Like Plymouth, Southampton suffered badly from bombing during World War II. However, there are glimpses of the city’s past still on view: the towers of the 14th century town walls, the 12th century Bargate building and the 15th century Tudor House. The city needed its walls, having been on the receiving end of a succession of attacks. The first fortifications were established following the Viking raids of the 9th century. In the 14th century the town was sacked by ships operating under Charles Grimaldi, the proceeds going towards the establishment of the Principality of Monaco. The city was an important centre for shipbuilding, including Henry V’s ship HMS Grace Dieu. Speaking of Henry V, a group of plotters were tried and executed for their part in the Southampton Plot, just before Henry’s departure for the Battle of Agincourt in 1415. The trial took place in what is now the Red Lion pub in the High Street, and the executions took place outside the Bargate. Back in the present, alongside the luxury yachts moored at the waterfront development Ocean Village is the SS Shieldhall, built in 1955, the last working coastal passenger and cargo steamer, which is open to the public.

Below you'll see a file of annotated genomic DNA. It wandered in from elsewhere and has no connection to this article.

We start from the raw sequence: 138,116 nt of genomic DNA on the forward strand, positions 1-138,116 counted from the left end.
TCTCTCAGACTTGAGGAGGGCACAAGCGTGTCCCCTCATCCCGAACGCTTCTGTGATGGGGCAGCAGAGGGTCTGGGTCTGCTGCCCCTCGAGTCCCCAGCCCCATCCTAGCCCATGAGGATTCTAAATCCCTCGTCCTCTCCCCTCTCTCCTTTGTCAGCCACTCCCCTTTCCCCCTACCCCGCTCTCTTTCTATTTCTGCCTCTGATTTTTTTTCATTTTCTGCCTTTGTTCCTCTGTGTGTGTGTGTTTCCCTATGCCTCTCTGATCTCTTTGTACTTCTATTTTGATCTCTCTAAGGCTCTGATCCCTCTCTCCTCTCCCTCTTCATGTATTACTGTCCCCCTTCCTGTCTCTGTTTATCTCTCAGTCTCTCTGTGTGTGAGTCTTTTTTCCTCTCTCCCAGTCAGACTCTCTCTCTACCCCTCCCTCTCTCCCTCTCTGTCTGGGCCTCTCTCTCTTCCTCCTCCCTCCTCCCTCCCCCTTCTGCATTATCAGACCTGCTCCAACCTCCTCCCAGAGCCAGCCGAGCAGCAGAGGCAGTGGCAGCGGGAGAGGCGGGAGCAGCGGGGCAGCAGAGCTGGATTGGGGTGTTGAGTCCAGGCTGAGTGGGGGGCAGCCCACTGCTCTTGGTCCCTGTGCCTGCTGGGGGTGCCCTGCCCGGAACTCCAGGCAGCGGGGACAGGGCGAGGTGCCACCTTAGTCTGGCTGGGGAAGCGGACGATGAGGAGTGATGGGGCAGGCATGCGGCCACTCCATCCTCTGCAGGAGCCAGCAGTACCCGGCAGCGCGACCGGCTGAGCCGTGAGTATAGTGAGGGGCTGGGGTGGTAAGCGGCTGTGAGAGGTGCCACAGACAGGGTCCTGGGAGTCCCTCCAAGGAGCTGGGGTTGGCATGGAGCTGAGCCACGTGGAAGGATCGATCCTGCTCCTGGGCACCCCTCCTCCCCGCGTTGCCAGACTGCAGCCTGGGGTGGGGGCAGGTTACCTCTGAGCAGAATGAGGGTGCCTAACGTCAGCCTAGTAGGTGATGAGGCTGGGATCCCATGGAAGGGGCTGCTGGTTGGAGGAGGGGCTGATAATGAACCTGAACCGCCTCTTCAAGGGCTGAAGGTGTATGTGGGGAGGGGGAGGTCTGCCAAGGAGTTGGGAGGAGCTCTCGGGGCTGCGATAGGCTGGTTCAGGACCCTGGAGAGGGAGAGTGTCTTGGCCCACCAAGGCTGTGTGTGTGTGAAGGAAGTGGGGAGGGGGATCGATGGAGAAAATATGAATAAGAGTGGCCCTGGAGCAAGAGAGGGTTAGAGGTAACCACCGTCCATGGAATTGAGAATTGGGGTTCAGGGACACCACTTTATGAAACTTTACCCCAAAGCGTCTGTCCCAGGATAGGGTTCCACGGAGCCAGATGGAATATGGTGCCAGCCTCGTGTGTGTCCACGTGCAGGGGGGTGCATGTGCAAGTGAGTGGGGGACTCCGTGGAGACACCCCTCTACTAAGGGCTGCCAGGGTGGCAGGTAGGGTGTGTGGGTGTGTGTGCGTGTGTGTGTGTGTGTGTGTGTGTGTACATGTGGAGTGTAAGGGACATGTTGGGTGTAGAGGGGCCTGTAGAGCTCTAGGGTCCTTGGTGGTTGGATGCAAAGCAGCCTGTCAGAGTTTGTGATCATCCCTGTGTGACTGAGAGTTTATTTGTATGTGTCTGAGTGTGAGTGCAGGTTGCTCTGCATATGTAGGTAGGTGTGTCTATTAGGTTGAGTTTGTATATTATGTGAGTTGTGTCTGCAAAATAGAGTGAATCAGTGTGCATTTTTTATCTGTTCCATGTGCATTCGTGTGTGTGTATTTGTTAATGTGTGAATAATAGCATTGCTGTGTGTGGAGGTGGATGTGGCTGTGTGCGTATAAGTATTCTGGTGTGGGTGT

For events in Southampton, see here.
Map of the area.
Photo by Rod Allday, via Wikimedia Commons